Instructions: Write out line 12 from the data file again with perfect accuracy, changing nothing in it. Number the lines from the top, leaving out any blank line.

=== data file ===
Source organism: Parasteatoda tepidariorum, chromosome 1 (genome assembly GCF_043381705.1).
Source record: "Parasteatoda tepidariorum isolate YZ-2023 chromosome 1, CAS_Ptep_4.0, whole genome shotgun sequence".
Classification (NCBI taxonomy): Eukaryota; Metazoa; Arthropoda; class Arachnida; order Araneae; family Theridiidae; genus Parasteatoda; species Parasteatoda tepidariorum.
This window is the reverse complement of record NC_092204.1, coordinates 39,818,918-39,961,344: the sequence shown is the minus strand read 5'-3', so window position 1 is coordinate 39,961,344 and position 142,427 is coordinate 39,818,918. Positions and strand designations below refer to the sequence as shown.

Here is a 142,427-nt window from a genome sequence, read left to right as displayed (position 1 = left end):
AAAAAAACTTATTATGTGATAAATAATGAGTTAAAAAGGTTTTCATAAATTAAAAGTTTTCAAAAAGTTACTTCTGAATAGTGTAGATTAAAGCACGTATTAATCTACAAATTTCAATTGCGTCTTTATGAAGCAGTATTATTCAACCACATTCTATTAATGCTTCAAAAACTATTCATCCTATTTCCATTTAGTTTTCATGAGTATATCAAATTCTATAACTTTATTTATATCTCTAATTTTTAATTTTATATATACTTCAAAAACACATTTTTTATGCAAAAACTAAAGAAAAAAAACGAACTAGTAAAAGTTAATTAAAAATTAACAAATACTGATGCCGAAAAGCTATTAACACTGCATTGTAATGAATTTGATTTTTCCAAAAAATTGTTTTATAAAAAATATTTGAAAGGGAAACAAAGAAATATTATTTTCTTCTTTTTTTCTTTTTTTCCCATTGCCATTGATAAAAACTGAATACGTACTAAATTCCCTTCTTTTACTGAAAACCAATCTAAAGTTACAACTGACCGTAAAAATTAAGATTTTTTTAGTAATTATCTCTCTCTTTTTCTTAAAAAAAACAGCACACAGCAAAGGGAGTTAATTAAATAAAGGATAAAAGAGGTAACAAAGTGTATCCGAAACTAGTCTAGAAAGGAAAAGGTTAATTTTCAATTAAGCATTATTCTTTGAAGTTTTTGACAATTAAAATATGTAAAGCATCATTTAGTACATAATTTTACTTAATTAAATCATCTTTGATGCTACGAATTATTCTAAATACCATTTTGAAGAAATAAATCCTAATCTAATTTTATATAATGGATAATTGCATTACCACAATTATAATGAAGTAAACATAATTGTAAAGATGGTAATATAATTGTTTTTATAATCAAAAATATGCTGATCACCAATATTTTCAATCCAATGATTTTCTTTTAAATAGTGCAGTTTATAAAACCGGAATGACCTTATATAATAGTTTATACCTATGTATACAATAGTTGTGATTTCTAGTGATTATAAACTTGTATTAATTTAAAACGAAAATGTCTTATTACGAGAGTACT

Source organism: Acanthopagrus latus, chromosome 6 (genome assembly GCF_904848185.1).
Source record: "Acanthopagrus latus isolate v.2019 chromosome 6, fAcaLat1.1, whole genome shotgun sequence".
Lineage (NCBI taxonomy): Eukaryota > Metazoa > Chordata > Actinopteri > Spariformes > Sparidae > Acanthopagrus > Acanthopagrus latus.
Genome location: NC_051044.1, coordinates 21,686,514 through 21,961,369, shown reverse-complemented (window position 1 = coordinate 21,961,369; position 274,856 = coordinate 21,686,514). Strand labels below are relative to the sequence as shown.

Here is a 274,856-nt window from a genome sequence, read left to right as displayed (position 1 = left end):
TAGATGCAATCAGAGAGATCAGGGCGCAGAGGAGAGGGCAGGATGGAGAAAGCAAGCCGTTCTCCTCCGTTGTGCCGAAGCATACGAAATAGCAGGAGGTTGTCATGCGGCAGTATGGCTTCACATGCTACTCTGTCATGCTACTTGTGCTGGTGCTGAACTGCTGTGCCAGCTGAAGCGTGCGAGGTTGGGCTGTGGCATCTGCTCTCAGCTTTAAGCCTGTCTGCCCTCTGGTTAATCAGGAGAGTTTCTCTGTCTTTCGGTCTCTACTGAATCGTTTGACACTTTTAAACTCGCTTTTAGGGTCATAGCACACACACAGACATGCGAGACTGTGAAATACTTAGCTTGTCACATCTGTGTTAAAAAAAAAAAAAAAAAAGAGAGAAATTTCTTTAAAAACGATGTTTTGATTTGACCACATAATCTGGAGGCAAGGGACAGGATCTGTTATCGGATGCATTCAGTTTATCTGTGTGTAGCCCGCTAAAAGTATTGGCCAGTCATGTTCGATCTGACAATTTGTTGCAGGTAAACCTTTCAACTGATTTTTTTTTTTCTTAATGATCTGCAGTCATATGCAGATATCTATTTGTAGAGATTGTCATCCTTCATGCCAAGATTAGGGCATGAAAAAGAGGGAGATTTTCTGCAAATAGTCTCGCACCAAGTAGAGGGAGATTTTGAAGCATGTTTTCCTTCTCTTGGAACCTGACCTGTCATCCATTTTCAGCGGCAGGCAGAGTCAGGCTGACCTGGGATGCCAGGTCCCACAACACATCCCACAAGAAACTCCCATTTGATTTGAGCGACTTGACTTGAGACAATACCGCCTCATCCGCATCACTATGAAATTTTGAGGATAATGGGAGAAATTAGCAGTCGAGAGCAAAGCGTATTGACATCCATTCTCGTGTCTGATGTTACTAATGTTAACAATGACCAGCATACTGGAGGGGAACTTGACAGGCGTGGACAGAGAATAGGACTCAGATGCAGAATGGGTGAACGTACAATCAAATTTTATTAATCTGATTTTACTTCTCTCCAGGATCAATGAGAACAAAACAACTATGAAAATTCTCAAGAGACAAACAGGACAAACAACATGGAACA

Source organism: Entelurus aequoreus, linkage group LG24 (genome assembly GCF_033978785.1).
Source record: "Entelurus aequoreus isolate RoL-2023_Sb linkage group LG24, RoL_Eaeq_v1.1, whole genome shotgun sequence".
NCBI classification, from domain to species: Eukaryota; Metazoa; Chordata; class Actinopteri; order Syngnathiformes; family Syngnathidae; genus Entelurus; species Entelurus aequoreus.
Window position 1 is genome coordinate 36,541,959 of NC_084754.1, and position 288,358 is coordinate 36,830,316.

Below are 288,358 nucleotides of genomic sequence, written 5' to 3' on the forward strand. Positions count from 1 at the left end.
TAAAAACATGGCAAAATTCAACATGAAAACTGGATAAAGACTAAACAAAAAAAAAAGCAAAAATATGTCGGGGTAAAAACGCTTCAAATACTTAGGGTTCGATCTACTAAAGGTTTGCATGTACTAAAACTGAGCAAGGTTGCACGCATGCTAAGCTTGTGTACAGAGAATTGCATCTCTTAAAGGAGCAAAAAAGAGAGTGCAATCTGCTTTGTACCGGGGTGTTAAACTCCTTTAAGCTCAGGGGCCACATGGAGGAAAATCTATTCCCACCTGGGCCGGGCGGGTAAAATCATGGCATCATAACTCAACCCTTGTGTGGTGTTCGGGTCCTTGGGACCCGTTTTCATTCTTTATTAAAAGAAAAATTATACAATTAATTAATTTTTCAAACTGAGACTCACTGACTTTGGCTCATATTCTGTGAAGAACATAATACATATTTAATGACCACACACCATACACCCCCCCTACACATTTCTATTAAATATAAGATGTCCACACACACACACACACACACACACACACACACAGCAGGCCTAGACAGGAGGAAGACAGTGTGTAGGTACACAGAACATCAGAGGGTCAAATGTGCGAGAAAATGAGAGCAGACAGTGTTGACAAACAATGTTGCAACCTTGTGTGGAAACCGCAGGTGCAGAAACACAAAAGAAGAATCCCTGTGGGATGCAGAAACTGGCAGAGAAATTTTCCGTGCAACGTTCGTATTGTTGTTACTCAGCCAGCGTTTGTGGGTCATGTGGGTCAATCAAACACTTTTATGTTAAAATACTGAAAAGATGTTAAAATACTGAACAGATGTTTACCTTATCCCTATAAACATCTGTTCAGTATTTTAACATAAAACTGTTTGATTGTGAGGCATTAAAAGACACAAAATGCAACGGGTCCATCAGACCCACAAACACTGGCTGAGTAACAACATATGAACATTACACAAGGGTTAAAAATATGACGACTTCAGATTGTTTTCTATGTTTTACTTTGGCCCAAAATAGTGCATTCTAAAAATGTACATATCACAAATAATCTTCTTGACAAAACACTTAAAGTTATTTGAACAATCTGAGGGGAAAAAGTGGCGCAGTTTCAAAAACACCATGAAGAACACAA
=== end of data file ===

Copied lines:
TAGATGCAATCAGAGAGATCAGGGCGCAGAGGAGAGGGCAGGATGGAGAAAGCAAGCCGTTCTCCTCCGTTGTGCCGAAGCATACGAAATAGCAGGAGGTTGTCATGCGGCAGTATGGCTTCACATGCTACTCTGTCATGCTACTTGTGCTGGTGCTGAACTGCTGTGCCAGCTGAAGCGTGCGAGGTTGGGCTGTGGCATCTGCTCTCAGCTTTAAGCCTGTCTGCCCTCTGGTTAATCAGGAGAGTTTCTCTGTCTTTCGGTCTCTACTGAATCGTTTGACACTTTTAAACTCGCTTTTAGGGTCATAGCACACACACAGACATGCGAGACTGTGAAATACTTAGCTTGTCACATCTGTGTTAAAAAAAAAAAAAAAAAAGAGAGAAATTTCTTTAAAAACGATGTTTTGATTTGACCACATAATCTGGAGGCAAGGGACAGGATCTGTTATCGGATGCATTCAGTTTATCTGTGTGTAGCCCGCTAAAAGTATTGGCCAGTCATGTTCGATCTGACAATTTGTTGCAGGTAAACCTTTCAACTGATTTTTTTTTTTCTTAATGATCTGCAGTCATATGCAGATATCTATTTGTAGAGATTGTCATCCTTCATGCCAAGATTAGGGCATGAAAAAGAGGGAGATTTTCTGCAAATAGTCTCGCACCAAGTAGAGGGAGATTTTGAAGCATGTTTTCCTTCTCTTGGAACCTGACCTGTCATCCATTTTCAGCGGCAGGCAGAGTCAGGCTGACCTGGGATGCCAGGTCCCACAACACATCCCACAAGAAACTCCCATTTGATTTGAGCGACTTGACTTGAGACAATACCGCCTCATCCGCATCACTATGAAATTTTGAGGATAATGGGAGAAATTAGCAGTCGAGAGCAAAGCGTATTGACATCCATTCTCGTGTCTGATGTTACTAATGTTAACAATGACCAGCATACTGGAGGGGAACTTGACAGGCGTGGACAGAGAATAGGACTCAGATGCAGAATGGGTGAACGTACAATCAAATTTTATTAATCTGATTTTACTTCTCTCCAGGATCAATGAGAACAAAACAACTATGAAAATTCTCAAGAGACAAACAGGACAAACAACATGGAACA